The adventures of building a web renderer

RE: The adventures of building a web renderer
Geometries vs Buffer Geometries in Three.js

I found it to be a good idea to build the initial POC using geometry objects in Three.js. They offer a very simple interface to get started. However. If you have read any of the "Geometry vs BufferGeometry" threads on StackOverflow, etc., then BufferGeometries should be your choice if you want to render anything but the most basic of scenes.

I used this very "heavy" model to test the limits of my code base:

[Image: tWgxL6T.png]

It was not able to render in neither Firefox nor Chrome when using "Geometry". With "BufferGeometry" it took 10 minute to render and 1.2GB of memory!

The rendering time has since them been reduced to 6.6 seconds in Firefox and 8.8 seconds in Chrome. The memory usage has seen an even more dramatic decrease to 8.5MB!

Here are some steps and realizations that lead to this performance improvement.

Reducing the Number of Geometries

The first data model which used BufferGeometries had two "geometry" object for each part: One for the lines and one for the triangles (quads are split into triangles to simplify the data model. Besides. WebGL doesn't support quad primitives anymore anyway.)

The "Blueberry" from the first post was used to compare performance. For this data model it took 103MB of memory.

[Image: 200x200_14.png]
I changed the model to have geometries on "step"-level: Each step had a line geometry and a triangle geometry for each color of elements added in the step. This change meant nothing to the rendering of building instructions, since all parts of a step were added simultaneously.

The memory was reduced to 70MB!

The overhead of geometry objects is massive! Based on this result I started looking into other ways of reducing memory usage.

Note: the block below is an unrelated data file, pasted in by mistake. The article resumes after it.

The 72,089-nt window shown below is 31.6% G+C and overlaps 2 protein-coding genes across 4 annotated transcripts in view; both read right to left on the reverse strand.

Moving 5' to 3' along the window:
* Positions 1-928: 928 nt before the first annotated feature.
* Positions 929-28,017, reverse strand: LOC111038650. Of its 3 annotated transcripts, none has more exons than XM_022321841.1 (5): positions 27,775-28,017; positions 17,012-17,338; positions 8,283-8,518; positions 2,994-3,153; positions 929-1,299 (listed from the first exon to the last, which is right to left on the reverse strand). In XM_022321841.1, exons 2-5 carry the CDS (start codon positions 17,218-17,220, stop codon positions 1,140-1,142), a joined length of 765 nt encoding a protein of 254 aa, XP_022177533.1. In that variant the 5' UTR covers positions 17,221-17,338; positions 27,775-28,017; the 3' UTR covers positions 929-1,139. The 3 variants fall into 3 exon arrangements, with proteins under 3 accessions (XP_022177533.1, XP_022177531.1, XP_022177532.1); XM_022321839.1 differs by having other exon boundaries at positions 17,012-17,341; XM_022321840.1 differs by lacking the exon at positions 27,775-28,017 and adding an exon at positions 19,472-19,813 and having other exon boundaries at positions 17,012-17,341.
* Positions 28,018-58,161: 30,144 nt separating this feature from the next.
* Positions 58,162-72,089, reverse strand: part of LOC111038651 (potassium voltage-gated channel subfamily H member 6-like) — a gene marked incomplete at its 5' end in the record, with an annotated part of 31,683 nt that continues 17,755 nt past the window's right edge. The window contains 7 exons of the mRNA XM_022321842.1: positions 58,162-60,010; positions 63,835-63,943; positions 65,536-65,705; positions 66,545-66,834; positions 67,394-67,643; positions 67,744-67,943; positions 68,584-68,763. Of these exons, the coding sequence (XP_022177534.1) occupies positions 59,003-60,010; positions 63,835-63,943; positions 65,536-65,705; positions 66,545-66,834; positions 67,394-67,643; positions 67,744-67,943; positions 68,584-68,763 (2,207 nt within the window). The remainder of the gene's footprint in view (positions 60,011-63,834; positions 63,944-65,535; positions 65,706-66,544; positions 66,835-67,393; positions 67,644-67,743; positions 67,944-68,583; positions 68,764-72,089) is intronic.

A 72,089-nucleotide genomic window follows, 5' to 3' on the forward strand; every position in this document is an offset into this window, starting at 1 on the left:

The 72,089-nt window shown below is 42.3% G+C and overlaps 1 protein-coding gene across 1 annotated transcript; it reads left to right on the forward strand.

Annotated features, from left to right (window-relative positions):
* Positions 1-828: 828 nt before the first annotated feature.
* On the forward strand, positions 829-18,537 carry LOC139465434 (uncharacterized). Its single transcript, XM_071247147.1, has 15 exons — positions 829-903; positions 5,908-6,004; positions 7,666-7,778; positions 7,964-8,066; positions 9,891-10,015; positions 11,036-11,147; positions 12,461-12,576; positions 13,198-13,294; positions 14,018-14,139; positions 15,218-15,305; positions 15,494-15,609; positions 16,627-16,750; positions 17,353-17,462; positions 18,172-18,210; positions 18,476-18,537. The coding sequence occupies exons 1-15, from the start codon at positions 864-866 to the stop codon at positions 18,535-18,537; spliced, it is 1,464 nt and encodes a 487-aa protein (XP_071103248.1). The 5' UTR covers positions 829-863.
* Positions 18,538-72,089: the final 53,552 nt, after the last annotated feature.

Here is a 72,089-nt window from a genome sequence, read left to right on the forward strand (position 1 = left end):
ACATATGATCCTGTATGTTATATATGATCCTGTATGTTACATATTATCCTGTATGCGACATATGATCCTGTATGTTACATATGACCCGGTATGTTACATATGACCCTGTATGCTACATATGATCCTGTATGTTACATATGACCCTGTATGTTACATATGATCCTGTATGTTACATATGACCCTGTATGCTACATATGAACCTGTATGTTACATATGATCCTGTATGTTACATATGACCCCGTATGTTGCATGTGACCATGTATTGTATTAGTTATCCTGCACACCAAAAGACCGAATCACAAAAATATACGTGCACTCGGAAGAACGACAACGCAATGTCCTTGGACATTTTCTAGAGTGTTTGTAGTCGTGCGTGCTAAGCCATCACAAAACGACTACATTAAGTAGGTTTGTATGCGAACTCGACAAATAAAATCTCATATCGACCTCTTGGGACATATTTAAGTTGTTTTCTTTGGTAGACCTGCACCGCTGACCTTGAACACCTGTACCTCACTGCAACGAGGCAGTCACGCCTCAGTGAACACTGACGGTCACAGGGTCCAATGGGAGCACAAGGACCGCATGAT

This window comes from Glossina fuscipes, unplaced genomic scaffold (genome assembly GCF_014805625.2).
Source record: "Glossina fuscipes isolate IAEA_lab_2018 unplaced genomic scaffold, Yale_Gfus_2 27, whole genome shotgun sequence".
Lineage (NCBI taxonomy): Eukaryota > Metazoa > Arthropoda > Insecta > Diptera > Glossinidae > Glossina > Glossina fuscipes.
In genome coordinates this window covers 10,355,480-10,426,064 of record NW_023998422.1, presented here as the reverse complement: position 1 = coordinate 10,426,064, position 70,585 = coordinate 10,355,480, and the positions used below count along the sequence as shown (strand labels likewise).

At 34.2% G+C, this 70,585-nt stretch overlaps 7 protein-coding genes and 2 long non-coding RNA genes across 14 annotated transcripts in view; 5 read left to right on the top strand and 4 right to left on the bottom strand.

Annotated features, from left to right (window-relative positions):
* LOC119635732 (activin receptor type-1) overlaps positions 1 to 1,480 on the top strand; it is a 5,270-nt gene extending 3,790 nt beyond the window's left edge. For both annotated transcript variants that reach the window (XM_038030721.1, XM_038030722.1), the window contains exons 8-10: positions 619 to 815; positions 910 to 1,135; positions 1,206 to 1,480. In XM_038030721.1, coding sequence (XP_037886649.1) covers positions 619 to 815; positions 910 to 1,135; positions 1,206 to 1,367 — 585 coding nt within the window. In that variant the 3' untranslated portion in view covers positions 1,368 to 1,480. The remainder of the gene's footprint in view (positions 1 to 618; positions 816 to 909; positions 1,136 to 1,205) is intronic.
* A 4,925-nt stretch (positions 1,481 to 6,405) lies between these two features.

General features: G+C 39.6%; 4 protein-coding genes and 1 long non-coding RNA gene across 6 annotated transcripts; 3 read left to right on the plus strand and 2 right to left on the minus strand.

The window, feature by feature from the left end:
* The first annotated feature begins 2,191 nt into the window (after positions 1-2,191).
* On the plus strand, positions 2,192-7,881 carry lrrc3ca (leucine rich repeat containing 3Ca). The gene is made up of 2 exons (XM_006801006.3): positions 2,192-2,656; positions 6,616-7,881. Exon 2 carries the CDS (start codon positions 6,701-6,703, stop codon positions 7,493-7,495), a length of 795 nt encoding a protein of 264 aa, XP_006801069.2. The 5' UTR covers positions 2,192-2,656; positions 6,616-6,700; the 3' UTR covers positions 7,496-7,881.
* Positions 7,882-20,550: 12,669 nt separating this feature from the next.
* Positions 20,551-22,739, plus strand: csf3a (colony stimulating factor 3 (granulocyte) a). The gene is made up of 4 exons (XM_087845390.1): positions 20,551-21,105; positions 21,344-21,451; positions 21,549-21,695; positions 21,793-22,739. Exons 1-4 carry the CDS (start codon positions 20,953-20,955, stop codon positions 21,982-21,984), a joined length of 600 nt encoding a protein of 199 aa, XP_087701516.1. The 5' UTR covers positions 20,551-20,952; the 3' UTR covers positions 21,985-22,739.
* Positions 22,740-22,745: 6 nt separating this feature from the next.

Naive Indexing

Trawling google searches for other common ways to optimize Three.js-based modeling lead me to the topic of "indexing". The idea was simple. Rather than storing points of lines and triangles as triplets of 32 bit floats (x,y,z), the points would be stored in a "static" data structure with the "dynamic" index being offsets into the static structure in order to identify points. Furthermore. If two points are identical (such as when two triangles share a corner), then points could be reused.

The data model had to be changed slightly to accommodate indexing. In the previous data model I used a simple algorithm to detect when lines had common endpoints. This algorithm had to be removed to allow for indexed lines, resulting in a render time of 27 seconds and 270MB of data.

Adding the indexing (but still no sharing of points) resulted in a reduction in render time to 2 seconds, while the memory usage was reduced to 36MB! 

This came as quite of a surprise to me. I was effectively using more memory when setting up the data model because the number of points remained the same while a list of indexes was added. The reason for the improved performance can be found in how Three.js handles attributes that are sent to shaders. Optimizing shaders will be a subject for a later post. I will leave you with this for now and continue with sharing of points in the next post.
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RE: The adventures of building a web renderer - by Lasse Deleuran - 2018-11-06, 19:26

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